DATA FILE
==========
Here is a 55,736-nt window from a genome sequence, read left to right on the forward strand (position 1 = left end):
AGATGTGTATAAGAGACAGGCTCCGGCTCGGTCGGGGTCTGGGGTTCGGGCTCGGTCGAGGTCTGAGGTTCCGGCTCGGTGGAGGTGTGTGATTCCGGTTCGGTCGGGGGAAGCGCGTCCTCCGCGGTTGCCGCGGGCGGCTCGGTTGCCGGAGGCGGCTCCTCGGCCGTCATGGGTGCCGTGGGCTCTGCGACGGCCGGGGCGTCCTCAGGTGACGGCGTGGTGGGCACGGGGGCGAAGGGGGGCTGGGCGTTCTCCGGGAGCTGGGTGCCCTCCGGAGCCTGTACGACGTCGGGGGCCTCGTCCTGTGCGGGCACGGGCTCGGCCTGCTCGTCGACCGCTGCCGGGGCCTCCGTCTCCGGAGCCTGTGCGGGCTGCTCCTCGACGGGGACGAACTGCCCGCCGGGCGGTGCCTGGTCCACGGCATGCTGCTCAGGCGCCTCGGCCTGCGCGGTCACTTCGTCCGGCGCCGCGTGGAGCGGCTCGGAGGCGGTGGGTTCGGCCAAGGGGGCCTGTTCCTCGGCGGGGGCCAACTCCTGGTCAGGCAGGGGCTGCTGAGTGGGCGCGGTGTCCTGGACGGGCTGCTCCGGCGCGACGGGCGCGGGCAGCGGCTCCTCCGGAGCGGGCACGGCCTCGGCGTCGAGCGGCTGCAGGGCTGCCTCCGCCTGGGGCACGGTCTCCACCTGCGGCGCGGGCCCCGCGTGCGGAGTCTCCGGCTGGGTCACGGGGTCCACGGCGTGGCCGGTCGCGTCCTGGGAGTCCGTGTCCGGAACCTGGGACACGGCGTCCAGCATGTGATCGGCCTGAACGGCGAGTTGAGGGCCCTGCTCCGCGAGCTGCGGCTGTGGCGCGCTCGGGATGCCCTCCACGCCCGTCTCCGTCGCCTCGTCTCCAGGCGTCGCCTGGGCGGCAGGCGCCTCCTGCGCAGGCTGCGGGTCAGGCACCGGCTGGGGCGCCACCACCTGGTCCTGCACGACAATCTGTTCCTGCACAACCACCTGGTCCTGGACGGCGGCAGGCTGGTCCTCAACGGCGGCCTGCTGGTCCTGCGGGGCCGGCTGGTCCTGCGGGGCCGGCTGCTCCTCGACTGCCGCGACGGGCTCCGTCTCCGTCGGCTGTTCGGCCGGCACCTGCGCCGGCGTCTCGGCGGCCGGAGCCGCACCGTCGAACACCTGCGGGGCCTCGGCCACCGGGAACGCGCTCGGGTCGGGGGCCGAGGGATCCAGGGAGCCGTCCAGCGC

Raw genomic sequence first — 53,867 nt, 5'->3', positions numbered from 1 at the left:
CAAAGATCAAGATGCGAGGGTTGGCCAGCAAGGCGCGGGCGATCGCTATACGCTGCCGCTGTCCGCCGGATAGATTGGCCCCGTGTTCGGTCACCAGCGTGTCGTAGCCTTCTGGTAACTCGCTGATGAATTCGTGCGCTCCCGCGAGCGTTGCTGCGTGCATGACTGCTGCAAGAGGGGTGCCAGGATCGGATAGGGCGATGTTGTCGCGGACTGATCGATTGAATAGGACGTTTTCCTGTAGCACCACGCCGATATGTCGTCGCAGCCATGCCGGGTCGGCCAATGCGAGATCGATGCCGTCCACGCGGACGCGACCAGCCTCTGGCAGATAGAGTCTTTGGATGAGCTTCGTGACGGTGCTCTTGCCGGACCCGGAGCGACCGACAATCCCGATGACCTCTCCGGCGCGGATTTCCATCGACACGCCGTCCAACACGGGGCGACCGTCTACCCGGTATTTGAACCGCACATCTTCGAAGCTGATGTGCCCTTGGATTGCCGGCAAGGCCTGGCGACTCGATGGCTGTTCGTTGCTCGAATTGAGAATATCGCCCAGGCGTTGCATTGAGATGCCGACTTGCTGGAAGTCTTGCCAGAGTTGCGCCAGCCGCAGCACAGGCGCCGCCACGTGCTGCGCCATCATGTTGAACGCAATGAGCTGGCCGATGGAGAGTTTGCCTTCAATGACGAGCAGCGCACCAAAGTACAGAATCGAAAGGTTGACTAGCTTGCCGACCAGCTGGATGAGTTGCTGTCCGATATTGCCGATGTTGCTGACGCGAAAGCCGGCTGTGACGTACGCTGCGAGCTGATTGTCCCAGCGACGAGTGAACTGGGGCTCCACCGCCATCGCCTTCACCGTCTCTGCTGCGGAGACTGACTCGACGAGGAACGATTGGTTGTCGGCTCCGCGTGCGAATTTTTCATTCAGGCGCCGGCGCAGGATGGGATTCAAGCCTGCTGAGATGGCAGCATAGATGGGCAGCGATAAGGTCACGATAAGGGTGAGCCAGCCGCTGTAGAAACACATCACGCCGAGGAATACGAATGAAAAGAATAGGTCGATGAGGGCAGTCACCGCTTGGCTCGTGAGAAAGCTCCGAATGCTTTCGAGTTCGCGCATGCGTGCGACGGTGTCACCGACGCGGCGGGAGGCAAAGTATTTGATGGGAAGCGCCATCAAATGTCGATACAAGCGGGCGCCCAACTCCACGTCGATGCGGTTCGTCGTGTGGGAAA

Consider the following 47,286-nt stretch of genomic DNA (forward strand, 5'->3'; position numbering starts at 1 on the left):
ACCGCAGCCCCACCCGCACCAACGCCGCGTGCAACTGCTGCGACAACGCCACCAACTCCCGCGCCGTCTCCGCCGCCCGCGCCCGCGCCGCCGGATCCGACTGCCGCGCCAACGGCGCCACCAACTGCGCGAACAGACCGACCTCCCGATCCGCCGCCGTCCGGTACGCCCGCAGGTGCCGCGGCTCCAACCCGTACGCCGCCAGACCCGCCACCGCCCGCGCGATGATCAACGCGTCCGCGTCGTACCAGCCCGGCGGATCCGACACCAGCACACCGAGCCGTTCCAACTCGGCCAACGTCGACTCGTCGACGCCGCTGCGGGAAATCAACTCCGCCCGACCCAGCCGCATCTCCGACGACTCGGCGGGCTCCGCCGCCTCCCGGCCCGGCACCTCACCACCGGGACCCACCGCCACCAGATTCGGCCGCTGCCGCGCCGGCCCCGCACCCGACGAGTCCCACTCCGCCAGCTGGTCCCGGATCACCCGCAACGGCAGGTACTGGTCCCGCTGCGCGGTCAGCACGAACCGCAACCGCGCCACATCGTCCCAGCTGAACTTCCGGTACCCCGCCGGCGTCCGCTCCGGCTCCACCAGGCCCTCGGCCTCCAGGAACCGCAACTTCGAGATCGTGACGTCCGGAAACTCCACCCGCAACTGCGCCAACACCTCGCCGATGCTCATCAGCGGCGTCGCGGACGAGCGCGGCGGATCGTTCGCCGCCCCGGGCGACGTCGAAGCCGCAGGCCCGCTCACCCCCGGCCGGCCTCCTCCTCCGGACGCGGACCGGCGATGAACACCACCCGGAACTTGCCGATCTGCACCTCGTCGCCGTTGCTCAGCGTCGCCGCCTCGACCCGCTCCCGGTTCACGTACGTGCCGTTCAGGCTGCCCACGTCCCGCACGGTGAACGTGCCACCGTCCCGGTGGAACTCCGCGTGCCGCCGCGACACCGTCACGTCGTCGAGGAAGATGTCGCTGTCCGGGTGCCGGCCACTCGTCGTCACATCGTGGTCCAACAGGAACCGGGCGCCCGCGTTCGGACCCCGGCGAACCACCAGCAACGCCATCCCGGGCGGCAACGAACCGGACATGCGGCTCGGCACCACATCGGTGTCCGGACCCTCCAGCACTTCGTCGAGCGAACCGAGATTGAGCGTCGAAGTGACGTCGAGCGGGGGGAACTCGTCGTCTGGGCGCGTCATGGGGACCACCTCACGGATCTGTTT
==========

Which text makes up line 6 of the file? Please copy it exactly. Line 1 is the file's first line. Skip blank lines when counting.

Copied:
ACCGCAGCCCCACCCGCACCAACGCCGCGTGCAACTGCTGCGACAACGCCACCAACTCCCGCGCCGTCTCCGCCGCCCGCGCCCGCGCCGCCGGATCCGACTGCCGCGCCAACGGCGCCACCAACTGCGCGAACAGACCGACCTCCCGATCCGCCGCCGTCCGGTACGCCCGCAGGTGCCGCGGCTCCAACCCGTACGCCGCCAGACCCGCCACCGCCCGCGCGATGATCAACGCGTCCGCGTCGTACCAGCCCGGCGGATCCGACACCAGCACACCGAGCCGTTCCAACTCGGCCAACGTCGACTCGTCGACGCCGCTGCGGGAAATCAACTCCGCCCGACCCAGCCGCATCTCCGACGACTCGGCGGGCTCCGCCGCCTCCCGGCCCGGCACCTCACCACCGGGACCCACCGCCACCAGATTCGGCCGCTGCCGCGCCGGCCCCGCACCCGACGAGTCCCACTCCGCCAGCTGGTCCCGGATCACCCGCAACGGCAGGTACTGGTCCCGCTGCGCGGTCAGCACGAACCGCAACCGCGCCACATCGTCCCAGCTGAACTTCCGGTACCCCGCCGGCGTCCGCTCCGGCTCCACCAGGCCCTCGGCCTCCAGGAACCGCAACTTCGAGATCGTGACGTCCGGAAACTCCACCCGCAACTGCGCCAACACCTCGCCGATGCTCATCAGCGGCGTCGCGGACGAGCGCGGCGGATCGTTCGCCGCCCCGGGCGACGTCGAAGCCGCAGGCCCGCTCACCCCCGGCCGGCCTCCTCCTCCGGACGCGGACCGGCGATGAACACCACCCGGAACTTGCCGATCTGCACCTCGTCGCCGTTGCTCAGCGTCGCCGCCTCGACCCGCTCCCGGTTCACGTACGTGCCGTTCAGGCTGCCCACGTCCCGCACGGTGAACGTGCCACCGTCCCGGTGGAACTCCGCGTGCCGCCGCGACACCGTCACGTCGTCGAGGAAGATGTCGCTGTCCGGGTGCCGGCCACTCGTCGTCACATCGTGGTCCAACAGGAACCGGGCGCCCGCGTTCGGACCCCGGCGAACCACCAGCAACGCCATCCCGGGCGGCAACGAACCGGACATGCGGCTCGGCACCACATCGGTGTCCGGACCCTCCAGCACTTCGTCGAGCGAACCGAGATTGAGCGTCGAAGTGACGTCGAGCGGGGGGAACTCGTCGTCTGGGCGCGTCATGGGGACCACCTCACGGATCTGTTT